That was when I had my breakdown; my existential crisis. It was the toughest and yet most beautiful time in my life. My 27th year—my golden year—was the ugliest, yet most remarkable year of my life. The first moment I really opened myself up to God was the night I came face-to-face with the girl my boyfriend was cheating on me with. One of them, anyway. I had never experienced this kind of blatant disrespect from a “loved one” before. And worse still, I had been made to feel it was my fault. That, because I wasn’t enough somehow, he was forced to look elsewhere and secretly date other people. And that's only a sliver of the dysfunction I felt bound within.

It’s in those moments of shock, grief, fear—when we come face-to-face with the idea that we really don’t know what to do anymore—that God shows up. And its not that He was ever not there. We just finally release control and that tightly-held desire do things our way to get what we want, instead of what’s truly best for us. The moment I relinquished my grasp and truly opened by heart to God, because I not longer knew what I wanted, He was right there. Where I had struggled before with finding the right people to form friendships with in the town where I was living, He immediately brought a few strong, encouraging women into my life who lovingly picked me up and gently began dusting off the dirt from my fall. They began breathing life into my deflated self-esteem. They spoke words of success and positivity into me when I’d express my doubts, and I am forever grateful for them. That was the beginning that I needed.

I thought I had always trusted God and yet, I had always been doing life on “Meredith’s terms.” And sometimes it was really pretty incredible. Yet, often I found an underlying emptiness. A void that I’d attempted to fill with boyfriends and adventures and striving and stuff. But it never really went away. Until I let go.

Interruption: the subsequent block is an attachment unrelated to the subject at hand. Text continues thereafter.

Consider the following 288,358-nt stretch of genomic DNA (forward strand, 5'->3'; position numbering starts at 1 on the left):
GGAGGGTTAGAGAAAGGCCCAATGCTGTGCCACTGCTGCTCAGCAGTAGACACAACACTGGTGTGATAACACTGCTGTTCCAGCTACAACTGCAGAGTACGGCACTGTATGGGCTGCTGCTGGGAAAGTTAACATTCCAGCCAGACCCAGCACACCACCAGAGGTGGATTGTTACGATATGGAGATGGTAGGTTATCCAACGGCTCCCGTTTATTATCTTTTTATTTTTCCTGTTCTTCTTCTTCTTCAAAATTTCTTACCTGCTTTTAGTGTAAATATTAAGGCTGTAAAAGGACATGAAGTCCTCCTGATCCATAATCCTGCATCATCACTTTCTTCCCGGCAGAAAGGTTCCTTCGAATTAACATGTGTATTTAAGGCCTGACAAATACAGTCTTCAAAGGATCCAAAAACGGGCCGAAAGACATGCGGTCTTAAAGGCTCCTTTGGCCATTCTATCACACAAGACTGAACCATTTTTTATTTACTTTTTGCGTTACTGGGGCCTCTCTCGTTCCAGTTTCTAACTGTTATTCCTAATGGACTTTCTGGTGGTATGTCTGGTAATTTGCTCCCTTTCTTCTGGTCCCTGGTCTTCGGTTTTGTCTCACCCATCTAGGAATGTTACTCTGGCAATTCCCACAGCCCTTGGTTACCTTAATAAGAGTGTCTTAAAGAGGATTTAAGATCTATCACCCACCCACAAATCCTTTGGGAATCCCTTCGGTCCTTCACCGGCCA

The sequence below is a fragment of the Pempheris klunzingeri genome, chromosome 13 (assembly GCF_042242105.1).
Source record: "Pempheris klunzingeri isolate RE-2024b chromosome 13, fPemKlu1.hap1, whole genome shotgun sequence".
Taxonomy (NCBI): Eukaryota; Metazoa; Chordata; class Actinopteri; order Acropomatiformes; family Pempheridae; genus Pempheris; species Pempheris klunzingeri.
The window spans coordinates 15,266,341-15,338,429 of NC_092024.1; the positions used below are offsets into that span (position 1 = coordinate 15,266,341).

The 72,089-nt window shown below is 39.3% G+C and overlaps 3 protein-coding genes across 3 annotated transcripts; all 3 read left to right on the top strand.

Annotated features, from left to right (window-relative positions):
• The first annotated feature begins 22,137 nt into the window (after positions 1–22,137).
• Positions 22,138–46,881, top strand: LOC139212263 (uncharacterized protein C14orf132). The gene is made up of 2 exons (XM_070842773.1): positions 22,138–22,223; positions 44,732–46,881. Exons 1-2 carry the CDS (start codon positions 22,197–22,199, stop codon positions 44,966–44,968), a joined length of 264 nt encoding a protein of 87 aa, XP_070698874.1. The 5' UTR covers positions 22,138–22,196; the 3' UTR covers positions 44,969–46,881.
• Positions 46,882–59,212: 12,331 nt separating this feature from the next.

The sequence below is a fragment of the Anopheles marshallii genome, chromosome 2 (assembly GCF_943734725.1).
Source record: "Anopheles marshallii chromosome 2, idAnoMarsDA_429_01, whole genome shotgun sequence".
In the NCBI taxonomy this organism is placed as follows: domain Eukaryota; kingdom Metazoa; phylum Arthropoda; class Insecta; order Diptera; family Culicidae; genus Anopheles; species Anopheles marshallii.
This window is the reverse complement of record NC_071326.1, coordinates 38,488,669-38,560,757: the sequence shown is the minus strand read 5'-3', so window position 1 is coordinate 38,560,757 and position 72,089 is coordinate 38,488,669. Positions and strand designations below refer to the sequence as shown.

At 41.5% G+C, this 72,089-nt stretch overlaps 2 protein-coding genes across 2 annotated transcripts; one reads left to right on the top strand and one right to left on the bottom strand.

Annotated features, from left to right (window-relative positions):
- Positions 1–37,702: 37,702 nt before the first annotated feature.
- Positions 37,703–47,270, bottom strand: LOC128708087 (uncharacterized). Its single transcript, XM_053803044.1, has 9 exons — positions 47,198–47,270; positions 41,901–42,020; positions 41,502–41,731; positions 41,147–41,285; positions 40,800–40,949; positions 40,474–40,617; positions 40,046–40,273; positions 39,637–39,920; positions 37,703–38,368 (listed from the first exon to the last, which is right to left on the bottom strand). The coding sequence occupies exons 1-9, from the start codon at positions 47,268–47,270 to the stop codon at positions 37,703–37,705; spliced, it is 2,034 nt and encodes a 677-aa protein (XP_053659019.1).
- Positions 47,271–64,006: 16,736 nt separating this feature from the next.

Which leads me to where I am now. I’m on this blog, typing my terribly profound musings, once again, because of Rachael Ray. Yes, Rachael Ray.

One of her show coordinators reached out to me several months ago asking for permission to use one of my crafts from this blog in her show. I responded with a resounding YES. That simple email—the recognition that my imagination had created something worthy of acknowledgment on a national medium—is what drew me back to this sphere. See, my creativity suffered much after my “crisis.” As did my confidence, my self-worth, etc etc… But, through this journey of discovery and rediscovery, I finally feel ready to begin nurturing my right brain again. It’s fascinating how so many beautiful pieces of our personalities can quite literally shut down and go into hiding when we feel threatened. My imagination has begun tapping me on the shoulder, gently making itself known again. It feels ready to step away from the shadows and into the glorious sunshine once again. So here we are.